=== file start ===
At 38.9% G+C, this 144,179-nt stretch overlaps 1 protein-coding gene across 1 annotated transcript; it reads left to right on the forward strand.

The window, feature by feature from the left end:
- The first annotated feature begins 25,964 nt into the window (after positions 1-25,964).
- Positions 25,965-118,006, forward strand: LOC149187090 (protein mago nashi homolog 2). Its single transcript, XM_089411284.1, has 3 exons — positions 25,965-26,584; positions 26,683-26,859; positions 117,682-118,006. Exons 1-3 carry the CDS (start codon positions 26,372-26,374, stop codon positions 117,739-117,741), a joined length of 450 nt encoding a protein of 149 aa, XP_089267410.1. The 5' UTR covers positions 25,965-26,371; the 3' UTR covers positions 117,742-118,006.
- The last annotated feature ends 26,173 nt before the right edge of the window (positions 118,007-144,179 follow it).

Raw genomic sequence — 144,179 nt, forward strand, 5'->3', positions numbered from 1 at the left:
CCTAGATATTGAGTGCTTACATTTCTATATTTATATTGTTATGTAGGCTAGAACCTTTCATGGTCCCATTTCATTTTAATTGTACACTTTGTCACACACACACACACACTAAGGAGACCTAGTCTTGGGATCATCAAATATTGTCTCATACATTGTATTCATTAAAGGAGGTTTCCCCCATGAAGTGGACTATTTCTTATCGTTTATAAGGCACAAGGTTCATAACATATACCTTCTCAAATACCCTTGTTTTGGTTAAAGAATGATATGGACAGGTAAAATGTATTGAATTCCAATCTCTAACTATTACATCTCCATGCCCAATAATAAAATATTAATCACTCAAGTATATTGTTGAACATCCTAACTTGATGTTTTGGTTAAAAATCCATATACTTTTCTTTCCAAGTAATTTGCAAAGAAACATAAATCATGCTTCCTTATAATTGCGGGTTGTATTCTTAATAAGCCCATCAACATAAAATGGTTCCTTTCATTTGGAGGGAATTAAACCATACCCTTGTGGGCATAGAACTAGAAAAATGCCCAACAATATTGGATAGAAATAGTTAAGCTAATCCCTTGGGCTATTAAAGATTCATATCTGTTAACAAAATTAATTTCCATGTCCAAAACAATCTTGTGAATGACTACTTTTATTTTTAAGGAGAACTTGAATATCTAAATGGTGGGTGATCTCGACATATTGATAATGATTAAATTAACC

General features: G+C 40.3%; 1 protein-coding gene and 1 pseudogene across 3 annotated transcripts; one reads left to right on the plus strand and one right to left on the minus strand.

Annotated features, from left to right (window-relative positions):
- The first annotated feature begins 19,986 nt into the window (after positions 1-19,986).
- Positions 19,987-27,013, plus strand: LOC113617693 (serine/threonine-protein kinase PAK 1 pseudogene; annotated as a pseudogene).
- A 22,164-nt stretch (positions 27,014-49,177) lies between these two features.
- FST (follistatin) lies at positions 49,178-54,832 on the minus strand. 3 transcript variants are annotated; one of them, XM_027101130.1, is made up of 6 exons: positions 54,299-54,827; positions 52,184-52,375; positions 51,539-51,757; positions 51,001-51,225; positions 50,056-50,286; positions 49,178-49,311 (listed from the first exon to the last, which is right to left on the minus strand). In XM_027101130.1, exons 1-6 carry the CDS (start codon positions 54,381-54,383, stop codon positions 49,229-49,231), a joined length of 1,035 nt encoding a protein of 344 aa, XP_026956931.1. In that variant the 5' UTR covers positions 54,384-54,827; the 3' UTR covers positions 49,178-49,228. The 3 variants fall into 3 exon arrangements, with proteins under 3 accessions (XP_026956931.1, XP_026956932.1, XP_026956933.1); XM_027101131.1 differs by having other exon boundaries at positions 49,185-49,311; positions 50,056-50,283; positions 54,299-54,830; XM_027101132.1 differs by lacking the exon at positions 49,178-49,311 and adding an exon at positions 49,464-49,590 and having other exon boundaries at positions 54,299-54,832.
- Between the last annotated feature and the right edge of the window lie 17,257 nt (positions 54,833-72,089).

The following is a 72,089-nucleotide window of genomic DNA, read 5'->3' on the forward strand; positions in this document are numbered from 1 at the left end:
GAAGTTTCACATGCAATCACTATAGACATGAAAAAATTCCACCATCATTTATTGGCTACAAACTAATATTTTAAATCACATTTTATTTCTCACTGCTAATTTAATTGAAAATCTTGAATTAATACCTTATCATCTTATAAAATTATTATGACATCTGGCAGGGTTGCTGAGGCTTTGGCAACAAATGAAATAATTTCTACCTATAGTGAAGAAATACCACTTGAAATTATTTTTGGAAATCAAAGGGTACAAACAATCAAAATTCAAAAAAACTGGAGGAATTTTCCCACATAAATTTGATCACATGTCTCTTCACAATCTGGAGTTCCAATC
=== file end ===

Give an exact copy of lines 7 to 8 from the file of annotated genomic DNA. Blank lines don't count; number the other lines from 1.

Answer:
CCTAGATATTGAGTGCTTACATTTCTATATTTATATTGTTATGTAGGCTAGAACCTTTCATGGTCCCATTTCATTTTAATTGTACACTTTGTCACACACACACACACACTAAGGAGACCTAGTCTTGGGATCATCAAATATTGTCTCATACATTGTATTCATTAAAGGAGGTTTCCCCCATGAAGTGGACTATTTCTTATCGTTTATAAGGCACAAGGTTCATAACATATACCTTCTCAAATACCCTTGTTTTGGTTAAAGAATGATATGGACAGGTAAAATGTATTGAATTCCAATCTCTAACTATTACATCTCCATGCCCAATAATAAAATATTAATCACTCAAGTATATTGTTGAACATCCTAACTTGATGTTTTGGTTAAAAATCCATATACTTTTCTTTCCAAGTAATTTGCAAAGAAACATAAATCATGCTTCCTTATAATTGCGGGTTGTATTCTTAATAAGCCCATCAACATAAAATGGTTCCTTTCATTTGGAGGGAATTAAACCATACCCTTGTGGGCATAGAACTAGAAAAATGCCCAACAATATTGGATAGAAATAGTTAAGCTAATCCCTTGGGCTATTAAAGATTCATATCTGTTAACAAAATTAATTTCCATGTCCAAAACAATCTTGTGAATGACTACTTTTATTTTTAAGGAGAACTTGAATATCTAAATGGTGGGTGATCTCGACATATTGATAATGATTAAATTAACC

General features: G+C 40.3%; 1 protein-coding gene and 1 pseudogene across 3 annotated transcripts; one reads left to right on the plus strand and one right to left on the minus strand.